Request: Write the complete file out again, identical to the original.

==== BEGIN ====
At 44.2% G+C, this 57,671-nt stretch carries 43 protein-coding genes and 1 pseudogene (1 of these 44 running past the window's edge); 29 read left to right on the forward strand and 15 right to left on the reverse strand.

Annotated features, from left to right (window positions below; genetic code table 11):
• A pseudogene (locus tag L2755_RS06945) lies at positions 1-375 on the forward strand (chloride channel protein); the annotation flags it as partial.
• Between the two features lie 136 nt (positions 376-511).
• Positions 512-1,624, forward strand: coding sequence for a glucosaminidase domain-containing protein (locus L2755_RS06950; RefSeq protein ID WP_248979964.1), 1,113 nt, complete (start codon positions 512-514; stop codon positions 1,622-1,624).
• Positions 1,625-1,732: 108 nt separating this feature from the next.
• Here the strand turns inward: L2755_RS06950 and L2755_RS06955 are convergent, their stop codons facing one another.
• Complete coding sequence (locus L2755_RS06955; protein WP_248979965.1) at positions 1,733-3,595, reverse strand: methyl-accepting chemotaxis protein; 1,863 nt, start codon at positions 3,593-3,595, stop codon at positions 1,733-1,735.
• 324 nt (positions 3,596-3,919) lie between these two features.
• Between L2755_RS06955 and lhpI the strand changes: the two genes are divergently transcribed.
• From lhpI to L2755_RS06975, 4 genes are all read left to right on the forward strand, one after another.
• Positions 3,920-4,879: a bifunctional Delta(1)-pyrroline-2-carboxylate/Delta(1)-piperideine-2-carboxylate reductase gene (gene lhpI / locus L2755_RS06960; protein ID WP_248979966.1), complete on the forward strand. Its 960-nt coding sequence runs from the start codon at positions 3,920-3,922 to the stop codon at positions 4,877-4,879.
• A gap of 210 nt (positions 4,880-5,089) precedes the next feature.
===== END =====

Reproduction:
At 44.2% G+C, this 57,671-nt stretch carries 43 protein-coding genes and 1 pseudogene (1 of these 44 running past the window's edge); 29 read left to right on the forward strand and 15 right to left on the reverse strand.

Annotated features, from left to right (window positions below; genetic code table 11):
• A pseudogene (locus tag L2755_RS06945) lies at positions 1-375 on the forward strand (chloride channel protein); the annotation flags it as partial.
• Between the two features lie 136 nt (positions 376-511).
• Positions 512-1,624, forward strand: coding sequence for a glucosaminidase domain-containing protein (locus L2755_RS06950; RefSeq protein ID WP_248979964.1), 1,113 nt, complete (start codon positions 512-514; stop codon positions 1,622-1,624).
• Positions 1,625-1,732: 108 nt separating this feature from the next.
• Here the strand turns inward: L2755_RS06950 and L2755_RS06955 are convergent, their stop codons facing one another.
• Complete coding sequence (locus L2755_RS06955; protein WP_248979965.1) at positions 1,733-3,595, reverse strand: methyl-accepting chemotaxis protein; 1,863 nt, start codon at positions 3,593-3,595, stop codon at positions 1,733-1,735.
• 324 nt (positions 3,596-3,919) lie between these two features.
• Between L2755_RS06955 and lhpI the strand changes: the two genes are divergently transcribed.
• From lhpI to L2755_RS06975, 4 genes are all read left to right on the forward strand, one after another.
• Positions 3,920-4,879: a bifunctional Delta(1)-pyrroline-2-carboxylate/Delta(1)-piperideine-2-carboxylate reductase gene (gene lhpI / locus L2755_RS06960; protein ID WP_248979966.1), complete on the forward strand. Its 960-nt coding sequence runs from the start codon at positions 3,920-3,922 to the stop codon at positions 4,877-4,879.
• A gap of 210 nt (positions 4,880-5,089) precedes the next feature.